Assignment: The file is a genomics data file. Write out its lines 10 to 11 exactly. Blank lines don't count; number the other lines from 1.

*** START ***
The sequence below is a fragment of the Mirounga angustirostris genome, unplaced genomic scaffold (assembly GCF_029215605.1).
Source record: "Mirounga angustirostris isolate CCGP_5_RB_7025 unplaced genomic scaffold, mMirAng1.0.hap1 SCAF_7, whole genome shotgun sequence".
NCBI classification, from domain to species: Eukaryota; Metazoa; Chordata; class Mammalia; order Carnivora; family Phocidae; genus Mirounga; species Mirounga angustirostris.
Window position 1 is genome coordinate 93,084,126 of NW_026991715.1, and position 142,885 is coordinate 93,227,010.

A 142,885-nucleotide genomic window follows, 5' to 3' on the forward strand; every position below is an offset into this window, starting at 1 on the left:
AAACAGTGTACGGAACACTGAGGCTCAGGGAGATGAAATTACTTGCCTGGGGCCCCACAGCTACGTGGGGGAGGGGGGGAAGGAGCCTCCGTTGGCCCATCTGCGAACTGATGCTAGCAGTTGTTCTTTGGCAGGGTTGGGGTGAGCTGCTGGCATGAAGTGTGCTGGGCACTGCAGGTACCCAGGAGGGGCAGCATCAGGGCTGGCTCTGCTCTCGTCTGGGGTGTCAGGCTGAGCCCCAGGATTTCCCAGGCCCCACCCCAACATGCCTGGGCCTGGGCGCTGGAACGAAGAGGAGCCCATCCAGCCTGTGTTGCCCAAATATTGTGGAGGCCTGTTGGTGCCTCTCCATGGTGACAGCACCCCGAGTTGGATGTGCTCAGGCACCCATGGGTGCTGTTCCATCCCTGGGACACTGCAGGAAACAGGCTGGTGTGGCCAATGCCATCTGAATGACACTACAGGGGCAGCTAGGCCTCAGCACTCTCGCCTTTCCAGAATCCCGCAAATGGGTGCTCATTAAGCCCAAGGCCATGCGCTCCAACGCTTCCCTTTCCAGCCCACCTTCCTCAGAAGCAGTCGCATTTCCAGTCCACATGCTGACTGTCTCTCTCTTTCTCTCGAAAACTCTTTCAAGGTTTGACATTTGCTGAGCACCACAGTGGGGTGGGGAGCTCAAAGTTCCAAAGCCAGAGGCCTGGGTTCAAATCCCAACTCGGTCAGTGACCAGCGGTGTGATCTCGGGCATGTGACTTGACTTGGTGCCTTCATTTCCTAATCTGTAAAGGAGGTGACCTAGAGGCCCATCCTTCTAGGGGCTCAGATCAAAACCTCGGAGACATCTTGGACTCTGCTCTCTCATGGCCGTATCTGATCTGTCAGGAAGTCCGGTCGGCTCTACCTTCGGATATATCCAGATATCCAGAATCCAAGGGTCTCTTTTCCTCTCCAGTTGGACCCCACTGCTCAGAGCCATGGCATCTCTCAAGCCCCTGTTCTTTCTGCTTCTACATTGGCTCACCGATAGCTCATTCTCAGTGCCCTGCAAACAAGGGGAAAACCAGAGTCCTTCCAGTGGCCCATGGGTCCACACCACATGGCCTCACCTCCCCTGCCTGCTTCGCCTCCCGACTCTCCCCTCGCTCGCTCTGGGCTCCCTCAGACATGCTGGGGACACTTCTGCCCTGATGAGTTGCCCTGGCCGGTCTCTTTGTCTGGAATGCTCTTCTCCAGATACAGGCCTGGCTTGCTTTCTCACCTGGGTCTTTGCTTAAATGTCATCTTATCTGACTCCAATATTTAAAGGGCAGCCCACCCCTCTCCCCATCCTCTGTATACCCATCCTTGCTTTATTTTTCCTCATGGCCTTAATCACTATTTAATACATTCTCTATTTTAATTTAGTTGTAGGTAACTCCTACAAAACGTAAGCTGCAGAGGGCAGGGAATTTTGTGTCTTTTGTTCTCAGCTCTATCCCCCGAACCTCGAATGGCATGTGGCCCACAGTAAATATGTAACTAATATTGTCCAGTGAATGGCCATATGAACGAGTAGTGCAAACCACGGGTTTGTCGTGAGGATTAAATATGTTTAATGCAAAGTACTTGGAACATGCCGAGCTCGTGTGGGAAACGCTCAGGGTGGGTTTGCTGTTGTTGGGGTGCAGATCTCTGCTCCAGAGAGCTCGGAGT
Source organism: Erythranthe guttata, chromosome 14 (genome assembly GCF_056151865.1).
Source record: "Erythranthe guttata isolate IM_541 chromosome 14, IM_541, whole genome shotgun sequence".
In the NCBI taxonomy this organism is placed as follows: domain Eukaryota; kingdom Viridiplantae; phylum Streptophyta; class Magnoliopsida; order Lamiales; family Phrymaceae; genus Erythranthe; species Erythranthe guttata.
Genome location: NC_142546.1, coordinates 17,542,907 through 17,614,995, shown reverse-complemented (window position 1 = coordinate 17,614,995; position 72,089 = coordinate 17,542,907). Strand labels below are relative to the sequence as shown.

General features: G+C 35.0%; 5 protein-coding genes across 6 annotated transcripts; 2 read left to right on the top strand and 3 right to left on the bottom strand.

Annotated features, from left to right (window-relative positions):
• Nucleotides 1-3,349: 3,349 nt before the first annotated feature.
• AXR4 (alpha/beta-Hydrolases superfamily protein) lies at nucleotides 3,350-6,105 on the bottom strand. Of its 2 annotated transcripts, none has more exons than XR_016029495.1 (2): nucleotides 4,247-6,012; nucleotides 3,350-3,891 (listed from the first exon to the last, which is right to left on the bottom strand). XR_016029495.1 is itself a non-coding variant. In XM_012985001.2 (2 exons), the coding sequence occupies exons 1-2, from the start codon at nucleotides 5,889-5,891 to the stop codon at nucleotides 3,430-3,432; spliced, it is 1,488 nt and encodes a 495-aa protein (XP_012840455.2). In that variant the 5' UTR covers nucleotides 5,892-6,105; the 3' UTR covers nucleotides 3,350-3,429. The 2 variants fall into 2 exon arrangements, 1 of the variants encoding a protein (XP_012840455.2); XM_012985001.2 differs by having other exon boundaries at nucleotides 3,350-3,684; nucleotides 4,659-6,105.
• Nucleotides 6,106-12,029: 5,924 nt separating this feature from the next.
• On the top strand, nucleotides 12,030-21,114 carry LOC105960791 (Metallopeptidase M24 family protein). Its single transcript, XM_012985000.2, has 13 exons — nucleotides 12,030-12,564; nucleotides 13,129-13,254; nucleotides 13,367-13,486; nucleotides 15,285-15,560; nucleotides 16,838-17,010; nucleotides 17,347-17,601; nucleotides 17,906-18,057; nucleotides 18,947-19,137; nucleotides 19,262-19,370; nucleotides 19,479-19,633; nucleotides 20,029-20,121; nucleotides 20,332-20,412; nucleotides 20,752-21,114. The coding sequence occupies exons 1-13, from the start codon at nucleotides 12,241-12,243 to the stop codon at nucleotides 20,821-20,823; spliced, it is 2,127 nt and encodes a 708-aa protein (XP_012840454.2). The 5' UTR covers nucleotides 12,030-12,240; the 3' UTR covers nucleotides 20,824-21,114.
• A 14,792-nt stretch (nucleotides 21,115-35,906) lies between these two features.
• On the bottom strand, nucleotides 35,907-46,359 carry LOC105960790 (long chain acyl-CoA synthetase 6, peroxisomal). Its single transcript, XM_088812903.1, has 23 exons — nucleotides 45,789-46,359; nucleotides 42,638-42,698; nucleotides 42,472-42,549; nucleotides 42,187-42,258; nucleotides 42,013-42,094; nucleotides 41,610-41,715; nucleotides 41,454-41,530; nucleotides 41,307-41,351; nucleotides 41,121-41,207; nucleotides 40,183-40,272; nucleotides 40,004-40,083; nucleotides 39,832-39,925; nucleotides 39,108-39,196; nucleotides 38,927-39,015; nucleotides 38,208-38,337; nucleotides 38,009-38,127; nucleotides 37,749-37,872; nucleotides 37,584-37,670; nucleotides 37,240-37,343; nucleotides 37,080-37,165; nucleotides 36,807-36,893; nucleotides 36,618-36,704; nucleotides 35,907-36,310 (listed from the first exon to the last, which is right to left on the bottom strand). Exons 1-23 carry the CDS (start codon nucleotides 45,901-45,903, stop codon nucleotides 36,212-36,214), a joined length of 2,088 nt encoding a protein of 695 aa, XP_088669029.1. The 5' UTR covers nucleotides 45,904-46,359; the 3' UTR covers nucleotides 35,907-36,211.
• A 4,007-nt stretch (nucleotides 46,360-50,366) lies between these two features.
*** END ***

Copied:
Genome location: NC_142546.1, coordinates 17,542,907 through 17,614,995, shown reverse-complemented (window position 1 = coordinate 17,614,995; position 72,089 = coordinate 17,542,907). Strand labels below are relative to the sequence as shown.

General features: G+C 35.0%; 5 protein-coding genes across 6 annotated transcripts; 2 read left to right on the top strand and 3 right to left on the bottom strand.